they relate is true. (4) 1 John v. 7. This verse is universally acknowledged to be only a marginal note, and it is not therefore now printed in the Greek text or in the Revised English Version.]

27. M. If the Bible is really inspired, why should it contain all these variations, discrepancies, and doubtful passages? Surely God would ensure that in an inspired book there should be nothing to present difficulties to an inquiring mind.

C. Very often what appear to us to be discrepancies are not really such. If we knew all the facts of the case, we should see that there is no discrepancy at all in the matter. The doubtful passages also are few, and all taken together do not affect one doctrine of the Christian faith. Any argument against the Bible on the ground of certain alleged moral difficulties may be alleged also against the existence and government of God in general, for the present state of the world and of man affords many difficulties which it is not easy to reconcile with belief in God's moral government. But as these do not suffice to shake our belief in the latter, the occurrence of similar difficulties in another of God's works, the Bible, does not suffice to justify us in rejecting it. (See Butler, Analogy, Pt. I, Introduction, § 6, and Origen quoted there, also Pt. II, cap. viii, §§ 5, 7.) The fact of the existence of so many earnest Christians in all ages since the ascension of Christ shows that these difficulties have not prevented true and earnest inquirers from


becoming Christians. These very difficulties are doubtless useful as a test to our earnestness (Analogy, Pt. II, cap. vi, § 13).

28. M. You do not really believe that the Bible which you now have is the Word of God, for, holding it in your hands, you stand here preaching with your shoes on. Yet in Exod. iii. 5, Moses was told to put off his shoes at the sight of the Burning Bush.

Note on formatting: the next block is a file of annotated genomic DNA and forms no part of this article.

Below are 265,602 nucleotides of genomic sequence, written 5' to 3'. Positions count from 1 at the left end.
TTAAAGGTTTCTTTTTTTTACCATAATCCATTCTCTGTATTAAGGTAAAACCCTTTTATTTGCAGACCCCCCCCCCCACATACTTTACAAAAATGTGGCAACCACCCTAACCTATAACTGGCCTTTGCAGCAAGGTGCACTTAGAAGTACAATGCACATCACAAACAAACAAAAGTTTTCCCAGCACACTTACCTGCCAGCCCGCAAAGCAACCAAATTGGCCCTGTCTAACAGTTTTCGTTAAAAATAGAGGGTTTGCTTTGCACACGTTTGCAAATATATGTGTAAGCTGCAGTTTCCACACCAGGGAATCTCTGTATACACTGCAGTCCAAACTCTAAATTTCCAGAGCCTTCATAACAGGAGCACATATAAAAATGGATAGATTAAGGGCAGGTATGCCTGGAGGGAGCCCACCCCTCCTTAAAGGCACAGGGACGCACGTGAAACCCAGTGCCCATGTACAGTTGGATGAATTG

C. Your own traditions 1 tell us that Muhammad entered the very presence of God in heaven without removing his sandals. How then can you blame us for wearing sandals in this muddy road 2?

[29. M. What a blessing it is that in our Qur'an there are no such doubtful verses as are found in the Bible!

C. If you will not be offended I shall show you that, whereas there is practically no doubt about the text of our Bible, it is certain from tradition that the text of your Qur'an is very far from reliable.

30. M. Prove it, if you can: I shall not be offended.

1 Vide Qisasu 'l Anbiya, Haidari Press Ed., p. 337.
2 This question and answer were given in Bombay at a street-preaching at which I was present. The Muhammadan was laughed at by the crowd, and went away, crying out, "The highest heaven was honoured by the touch of his holy sandals." The reasonable answer, that customs change and that Europeans do not show reverence by removing their shoes, would have had no effect, for the retort would have been made, "Why don't you, if you believe the Bible?"